In December of 2006, just two months into the deployment, Slater was a gunner in a Humvee when he and four others were hit with an IED. His convoy was in front, and there was supposed to be a small gap before the second convoy followed. But the second convoy didn’t create a close enough gap, making it appear like Slater’s group was alone and leaving them vulnerable. Slater lost consciousness, but neither he nor anyone with him were severely injured.
Slater never told his wife that he was hit with an IED. It wasn’t until nearly two years later, when the Slaters were out with friends, that a buddy mentioned what happened. It was the first time that a furious Renee learned about her husband’s harrowing experience. 
“You just try to protect the people who are most important to you,” Slater said. “I didn’t want to add to her stress. It wouldn’t have changed anything. I wasn’t coming home.” 
The next deployment to the Middle East was the one when Espinoza was killed on that fateful day 14 years ago. After returning to Texas, the Slaters moved to Germany in 2010 and Renee gave birth to daughter Michaela soon thereafter. Michael was part of a new company this time, the 42nd Clearance Company, and it was his job to prepare basic trainees to head to Afghanistan in two years, where he went with them in his final deployment. 

"I spent more than four years of my life in the Middle East. I have all my fingers and my toes. But it’s the things that you don’t see. It’s the invisible wounds of war that continue to mess with me."

Michael Slater
* * * 
That’s where PGA HOPE enters the picture. 
PGA HOPE (Helping Our Patriots Everywhere) introduces golf to Veterans and Active Duty Military to enhance their physical, mental, social and emotional well-being. Slater had dabbled with the game during his early military days, but it was more of a release than anything he was trying to master. He bought a cheap set of clubs in Texas but gave them away to a friend when he moved to Germany a decade ago. 
Slater (back row in blue) at Congressional during PGA HOPE National Golf & Wellness week.
Slater (back row in blue) at Congressional during PGA HOPE National Golf & Wellness week.
After medically retiring in 2015, Slater was floundering. He enjoyed staying home with his young children for five years, but he needed more of a purpose. He had volunteered for various Veterans services initiatives in South Hadley, Massachusetts, when a full-time job opened for a Veteran Services Officer position two years ago. He got the gig.
“I get to change lives every day,” he said. “I get to help them pay their rent, buy food, take care of their medical care. It’s pretty awesome.”
A group of Veterans told Slater that he needed to join the PGA HOPE program. After some nudging, he attended Dennis Dungee’s program at Springfield Country Club and immediately was hooked.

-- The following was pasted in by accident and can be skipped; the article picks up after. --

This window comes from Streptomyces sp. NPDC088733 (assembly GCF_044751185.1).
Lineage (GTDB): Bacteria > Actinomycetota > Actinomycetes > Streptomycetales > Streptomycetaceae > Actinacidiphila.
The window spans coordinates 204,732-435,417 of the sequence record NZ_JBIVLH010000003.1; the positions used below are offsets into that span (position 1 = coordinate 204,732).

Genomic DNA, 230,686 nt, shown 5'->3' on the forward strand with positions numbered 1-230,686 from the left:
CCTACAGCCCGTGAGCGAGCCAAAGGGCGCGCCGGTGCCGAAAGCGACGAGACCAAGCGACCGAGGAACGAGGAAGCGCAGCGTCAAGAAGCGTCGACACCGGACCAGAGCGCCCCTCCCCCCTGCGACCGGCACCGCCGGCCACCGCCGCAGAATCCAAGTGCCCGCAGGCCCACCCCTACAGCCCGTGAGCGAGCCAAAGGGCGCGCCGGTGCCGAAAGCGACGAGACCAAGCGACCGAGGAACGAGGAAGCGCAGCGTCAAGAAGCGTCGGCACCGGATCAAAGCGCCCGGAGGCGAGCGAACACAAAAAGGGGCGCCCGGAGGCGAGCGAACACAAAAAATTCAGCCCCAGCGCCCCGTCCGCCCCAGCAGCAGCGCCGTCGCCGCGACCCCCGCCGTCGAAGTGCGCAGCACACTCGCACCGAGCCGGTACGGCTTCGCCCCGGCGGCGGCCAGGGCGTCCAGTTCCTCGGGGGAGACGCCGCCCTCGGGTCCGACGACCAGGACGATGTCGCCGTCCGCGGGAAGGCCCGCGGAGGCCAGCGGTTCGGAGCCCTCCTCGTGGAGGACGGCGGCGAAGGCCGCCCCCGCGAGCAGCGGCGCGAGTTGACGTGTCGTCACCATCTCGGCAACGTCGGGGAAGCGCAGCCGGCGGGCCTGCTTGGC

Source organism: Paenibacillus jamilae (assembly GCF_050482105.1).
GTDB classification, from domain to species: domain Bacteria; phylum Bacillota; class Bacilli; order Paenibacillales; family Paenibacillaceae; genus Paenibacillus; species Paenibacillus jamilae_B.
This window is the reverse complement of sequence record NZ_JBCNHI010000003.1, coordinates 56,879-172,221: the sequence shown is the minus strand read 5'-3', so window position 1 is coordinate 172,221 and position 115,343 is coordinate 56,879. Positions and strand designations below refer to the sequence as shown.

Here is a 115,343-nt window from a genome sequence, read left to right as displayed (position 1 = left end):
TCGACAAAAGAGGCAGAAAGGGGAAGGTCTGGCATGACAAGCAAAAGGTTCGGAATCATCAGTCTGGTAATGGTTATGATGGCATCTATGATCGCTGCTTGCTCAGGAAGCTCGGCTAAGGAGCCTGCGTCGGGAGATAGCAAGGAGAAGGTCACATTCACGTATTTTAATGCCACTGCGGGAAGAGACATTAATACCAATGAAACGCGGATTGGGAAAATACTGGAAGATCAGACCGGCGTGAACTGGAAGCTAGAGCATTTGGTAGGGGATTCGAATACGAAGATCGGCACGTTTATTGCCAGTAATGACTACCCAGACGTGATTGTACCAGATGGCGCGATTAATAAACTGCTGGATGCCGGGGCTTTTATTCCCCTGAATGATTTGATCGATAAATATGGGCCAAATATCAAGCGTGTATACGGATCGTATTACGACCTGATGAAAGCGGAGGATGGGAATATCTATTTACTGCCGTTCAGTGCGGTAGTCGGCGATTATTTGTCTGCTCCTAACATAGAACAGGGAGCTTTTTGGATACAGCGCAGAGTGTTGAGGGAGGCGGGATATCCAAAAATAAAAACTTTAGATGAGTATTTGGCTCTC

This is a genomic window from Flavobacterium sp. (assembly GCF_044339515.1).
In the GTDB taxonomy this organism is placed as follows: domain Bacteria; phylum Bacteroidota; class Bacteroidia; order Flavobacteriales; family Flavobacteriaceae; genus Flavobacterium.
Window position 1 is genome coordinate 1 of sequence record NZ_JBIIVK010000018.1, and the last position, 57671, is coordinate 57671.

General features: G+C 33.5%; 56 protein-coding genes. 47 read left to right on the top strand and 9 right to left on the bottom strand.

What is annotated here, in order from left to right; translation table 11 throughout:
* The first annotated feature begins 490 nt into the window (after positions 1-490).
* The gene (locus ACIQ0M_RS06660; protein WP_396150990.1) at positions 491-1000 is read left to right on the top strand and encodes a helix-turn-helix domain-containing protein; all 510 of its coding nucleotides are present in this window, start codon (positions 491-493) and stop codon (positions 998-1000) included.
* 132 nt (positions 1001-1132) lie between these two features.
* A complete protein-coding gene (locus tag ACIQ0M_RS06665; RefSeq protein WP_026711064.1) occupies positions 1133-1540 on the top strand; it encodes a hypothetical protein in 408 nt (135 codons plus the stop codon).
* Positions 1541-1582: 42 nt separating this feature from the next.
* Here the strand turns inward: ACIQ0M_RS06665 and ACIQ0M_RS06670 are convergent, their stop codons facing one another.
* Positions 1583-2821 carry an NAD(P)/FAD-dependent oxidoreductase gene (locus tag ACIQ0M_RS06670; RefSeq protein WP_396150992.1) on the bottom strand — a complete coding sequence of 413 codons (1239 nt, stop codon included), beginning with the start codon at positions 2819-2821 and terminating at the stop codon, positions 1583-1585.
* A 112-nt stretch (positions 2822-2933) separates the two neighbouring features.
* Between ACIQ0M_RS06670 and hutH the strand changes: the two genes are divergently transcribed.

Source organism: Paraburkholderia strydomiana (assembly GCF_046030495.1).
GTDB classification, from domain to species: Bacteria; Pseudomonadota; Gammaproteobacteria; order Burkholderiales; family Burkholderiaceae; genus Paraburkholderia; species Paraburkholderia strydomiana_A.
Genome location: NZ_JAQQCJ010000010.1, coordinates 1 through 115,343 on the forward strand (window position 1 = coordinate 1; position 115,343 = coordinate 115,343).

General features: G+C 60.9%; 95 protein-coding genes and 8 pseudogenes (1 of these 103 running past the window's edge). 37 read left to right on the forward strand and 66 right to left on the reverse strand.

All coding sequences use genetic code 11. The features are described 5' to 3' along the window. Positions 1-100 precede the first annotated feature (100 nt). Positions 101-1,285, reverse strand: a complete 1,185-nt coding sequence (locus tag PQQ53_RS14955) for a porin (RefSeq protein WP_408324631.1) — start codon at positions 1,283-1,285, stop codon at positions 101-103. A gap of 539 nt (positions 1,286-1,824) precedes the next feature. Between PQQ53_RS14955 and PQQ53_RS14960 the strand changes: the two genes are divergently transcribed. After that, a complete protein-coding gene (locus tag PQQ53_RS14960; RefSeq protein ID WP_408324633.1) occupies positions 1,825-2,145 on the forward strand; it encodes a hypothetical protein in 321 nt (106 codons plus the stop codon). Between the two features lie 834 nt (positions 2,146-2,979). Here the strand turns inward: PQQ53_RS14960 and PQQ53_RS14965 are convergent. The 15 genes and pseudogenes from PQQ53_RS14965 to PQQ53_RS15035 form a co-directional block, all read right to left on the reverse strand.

“I obviously get to know each of the Veterans who have gone through our program and have befriended some of them afterward,” said Dungee, the PGA HOPE lead for the Connecticut PGA Section. “He was just one that I gravitated to. Good personality, outgoing. He’s just a guy’s guy. He’s easy to get along with. I enjoy spending the time with him and love his appreciation for what we’re doing.”
Which is why Dungee nominated Slater for the Ambassador honor. Dungee was in Washington, D.C. last month and kept tabs on Slater when he learned of his panic attack, which originally kept Slater from attending the banquet dinner. But Dungee, Jaborek and Chris Nowak, PGA HOPE’s Military and Veteran Liason, had eyes on Slater and let him know that they would find a way to get him to the gathering if he changed his mind. After some meditation and breathing exercises, Slater jumped in the shower and joined the festivities.
“It was the highlight of my week, seeing him show up that night,” Nowak said. “I’m a big fan of his.
“If that came up and he was in a program that wasn’t based on dealing with mental health and mental wellness, then who knows how that day could’ve turned out for him.”
Added Slater: “PGA HOPE has me until I die. There’s nothing I wouldn’t do for this organization. They were there to support me with no questions asked. I’ve never had that before.”
After a few weeks home, Slater has had more time to reflect. He’s determined to help grow the PGA HOPE program. He was honored to represent his Section. And he learned that there are so many people who care about him, even though there may be dark times where that doesn’t seem like the case.
“I think I’m in a good spot,” Slater said. “Even when something happens to me like what happened at Congressional, there’s a reason it happened. Sometimes things need an outlet. I hope every time it does happen, I get a little smarter about not letting it continue to build until it explodes.

“You just have to keep moving forward. I will always continue to hope that tomorrow can be better than today.”

Michael Slater